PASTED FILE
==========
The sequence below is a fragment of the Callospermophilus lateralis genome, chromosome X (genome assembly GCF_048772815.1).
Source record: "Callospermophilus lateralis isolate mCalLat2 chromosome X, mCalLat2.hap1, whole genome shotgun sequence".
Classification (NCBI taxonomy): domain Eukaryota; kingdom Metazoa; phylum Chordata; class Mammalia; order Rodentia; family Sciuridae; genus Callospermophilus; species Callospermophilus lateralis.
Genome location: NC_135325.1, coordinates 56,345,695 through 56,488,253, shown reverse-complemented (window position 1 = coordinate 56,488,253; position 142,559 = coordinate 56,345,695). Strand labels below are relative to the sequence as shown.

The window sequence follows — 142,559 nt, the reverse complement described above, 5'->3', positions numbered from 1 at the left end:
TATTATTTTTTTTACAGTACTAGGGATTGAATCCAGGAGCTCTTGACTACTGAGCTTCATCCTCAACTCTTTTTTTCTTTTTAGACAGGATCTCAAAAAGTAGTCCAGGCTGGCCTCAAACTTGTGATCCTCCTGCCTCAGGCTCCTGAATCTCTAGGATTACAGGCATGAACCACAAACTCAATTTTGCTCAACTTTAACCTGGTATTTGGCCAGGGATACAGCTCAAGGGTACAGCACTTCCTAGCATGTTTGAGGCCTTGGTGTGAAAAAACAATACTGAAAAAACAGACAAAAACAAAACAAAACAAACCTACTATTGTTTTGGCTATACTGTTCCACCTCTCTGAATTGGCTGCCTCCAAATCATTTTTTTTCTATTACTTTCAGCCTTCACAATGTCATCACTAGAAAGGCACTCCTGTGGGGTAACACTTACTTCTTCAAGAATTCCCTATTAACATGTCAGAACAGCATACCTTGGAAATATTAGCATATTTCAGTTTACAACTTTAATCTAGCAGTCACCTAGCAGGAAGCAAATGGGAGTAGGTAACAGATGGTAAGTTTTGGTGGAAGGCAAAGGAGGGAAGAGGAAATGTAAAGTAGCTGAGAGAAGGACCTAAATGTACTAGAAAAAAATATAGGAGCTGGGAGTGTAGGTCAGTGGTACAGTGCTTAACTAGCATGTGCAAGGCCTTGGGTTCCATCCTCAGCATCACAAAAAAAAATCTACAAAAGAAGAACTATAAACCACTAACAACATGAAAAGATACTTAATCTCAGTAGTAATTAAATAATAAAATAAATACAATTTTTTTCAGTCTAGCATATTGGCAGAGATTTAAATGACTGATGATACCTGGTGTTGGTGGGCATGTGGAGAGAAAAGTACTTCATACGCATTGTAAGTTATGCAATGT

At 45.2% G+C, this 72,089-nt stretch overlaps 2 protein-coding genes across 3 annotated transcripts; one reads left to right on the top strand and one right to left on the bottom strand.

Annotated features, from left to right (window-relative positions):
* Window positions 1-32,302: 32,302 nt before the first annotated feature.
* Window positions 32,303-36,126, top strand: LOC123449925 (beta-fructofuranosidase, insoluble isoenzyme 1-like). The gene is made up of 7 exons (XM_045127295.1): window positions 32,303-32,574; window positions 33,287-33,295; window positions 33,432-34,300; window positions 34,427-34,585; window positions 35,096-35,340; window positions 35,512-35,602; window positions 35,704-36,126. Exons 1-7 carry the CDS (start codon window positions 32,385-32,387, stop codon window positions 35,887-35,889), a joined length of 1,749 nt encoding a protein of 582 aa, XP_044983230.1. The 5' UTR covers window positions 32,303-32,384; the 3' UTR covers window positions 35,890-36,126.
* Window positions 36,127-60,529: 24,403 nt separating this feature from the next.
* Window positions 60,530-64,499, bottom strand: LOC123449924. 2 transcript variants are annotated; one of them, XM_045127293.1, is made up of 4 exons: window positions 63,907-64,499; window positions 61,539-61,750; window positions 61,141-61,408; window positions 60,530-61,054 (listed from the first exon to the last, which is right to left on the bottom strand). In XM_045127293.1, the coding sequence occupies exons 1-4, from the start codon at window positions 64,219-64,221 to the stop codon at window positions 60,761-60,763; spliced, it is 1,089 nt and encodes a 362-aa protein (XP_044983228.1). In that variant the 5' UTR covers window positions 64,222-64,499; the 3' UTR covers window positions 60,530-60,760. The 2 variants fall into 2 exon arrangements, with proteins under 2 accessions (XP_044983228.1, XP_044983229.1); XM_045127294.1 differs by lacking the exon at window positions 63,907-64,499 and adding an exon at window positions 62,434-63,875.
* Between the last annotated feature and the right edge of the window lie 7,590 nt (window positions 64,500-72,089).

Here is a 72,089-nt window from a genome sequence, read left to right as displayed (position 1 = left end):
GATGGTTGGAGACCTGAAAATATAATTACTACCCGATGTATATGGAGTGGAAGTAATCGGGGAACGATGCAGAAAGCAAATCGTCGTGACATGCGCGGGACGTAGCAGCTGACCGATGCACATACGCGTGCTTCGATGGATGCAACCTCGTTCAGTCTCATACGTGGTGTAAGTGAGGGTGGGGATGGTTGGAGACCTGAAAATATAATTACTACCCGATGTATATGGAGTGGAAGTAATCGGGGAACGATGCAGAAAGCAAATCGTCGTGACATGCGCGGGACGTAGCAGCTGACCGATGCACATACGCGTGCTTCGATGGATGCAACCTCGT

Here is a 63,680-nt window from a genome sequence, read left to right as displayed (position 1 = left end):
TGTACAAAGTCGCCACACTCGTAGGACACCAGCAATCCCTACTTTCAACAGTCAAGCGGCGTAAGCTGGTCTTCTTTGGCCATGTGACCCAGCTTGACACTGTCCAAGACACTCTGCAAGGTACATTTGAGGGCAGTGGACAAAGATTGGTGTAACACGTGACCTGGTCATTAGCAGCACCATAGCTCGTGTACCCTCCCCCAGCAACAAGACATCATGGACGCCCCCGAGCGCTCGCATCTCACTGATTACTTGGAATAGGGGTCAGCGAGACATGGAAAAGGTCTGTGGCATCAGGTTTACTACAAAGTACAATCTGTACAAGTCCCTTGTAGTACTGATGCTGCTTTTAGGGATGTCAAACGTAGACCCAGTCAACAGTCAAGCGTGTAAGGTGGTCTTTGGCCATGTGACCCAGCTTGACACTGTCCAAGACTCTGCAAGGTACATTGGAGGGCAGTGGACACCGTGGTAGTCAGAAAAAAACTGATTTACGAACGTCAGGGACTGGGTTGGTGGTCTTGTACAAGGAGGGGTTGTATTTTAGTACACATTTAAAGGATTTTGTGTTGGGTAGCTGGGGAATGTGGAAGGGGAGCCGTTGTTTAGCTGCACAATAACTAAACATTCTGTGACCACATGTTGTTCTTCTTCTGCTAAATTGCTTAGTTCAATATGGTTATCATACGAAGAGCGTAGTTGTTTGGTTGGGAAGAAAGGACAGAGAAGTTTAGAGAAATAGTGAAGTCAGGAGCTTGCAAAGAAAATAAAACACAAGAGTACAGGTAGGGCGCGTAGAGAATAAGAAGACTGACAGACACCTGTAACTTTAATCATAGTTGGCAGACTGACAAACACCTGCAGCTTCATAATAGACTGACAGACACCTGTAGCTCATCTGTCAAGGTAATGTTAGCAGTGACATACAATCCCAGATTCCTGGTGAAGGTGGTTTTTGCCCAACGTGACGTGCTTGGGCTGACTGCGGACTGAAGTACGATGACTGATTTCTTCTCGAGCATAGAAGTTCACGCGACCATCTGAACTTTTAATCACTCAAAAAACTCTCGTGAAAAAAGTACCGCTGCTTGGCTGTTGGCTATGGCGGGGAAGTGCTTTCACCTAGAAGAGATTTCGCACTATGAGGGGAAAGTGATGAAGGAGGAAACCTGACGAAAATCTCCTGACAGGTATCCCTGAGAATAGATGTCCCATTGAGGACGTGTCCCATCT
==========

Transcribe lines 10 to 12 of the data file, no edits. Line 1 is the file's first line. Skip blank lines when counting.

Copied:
* Window positions 32,303-36,126, top strand: LOC123449925 (beta-fructofuranosidase, insoluble isoenzyme 1-like). The gene is made up of 7 exons (XM_045127295.1): window positions 32,303-32,574; window positions 33,287-33,295; window positions 33,432-34,300; window positions 34,427-34,585; window positions 35,096-35,340; window positions 35,512-35,602; window positions 35,704-36,126. Exons 1-7 carry the CDS (start codon window positions 32,385-32,387, stop codon window positions 35,887-35,889), a joined length of 1,749 nt encoding a protein of 582 aa, XP_044983230.1. The 5' UTR covers window positions 32,303-32,384; the 3' UTR covers window positions 35,890-36,126.
* Window positions 36,127-60,529: 24,403 nt separating this feature from the next.
* Window positions 60,530-64,499, bottom strand: LOC123449924. 2 transcript variants are annotated; one of them, XM_045127293.1, is made up of 4 exons: window positions 63,907-64,499; window positions 61,539-61,750; window positions 61,141-61,408; window positions 60,530-61,054 (listed from the first exon to the last, which is right to left on the bottom strand). In XM_045127293.1, the coding sequence occupies exons 1-4, from the start codon at window positions 64,219-64,221 to the stop codon at window positions 60,761-60,763; spliced, it is 1,089 nt and encodes a 362-aa protein (XP_044983228.1). In that variant the 5' UTR covers window positions 64,222-64,499; the 3' UTR covers window positions 60,530-60,760. The 2 variants fall into 2 exon arrangements, with proteins under 2 accessions (XP_044983228.1, XP_044983229.1); XM_045127294.1 differs by lacking the exon at window positions 63,907-64,499 and adding an exon at window positions 62,434-63,875.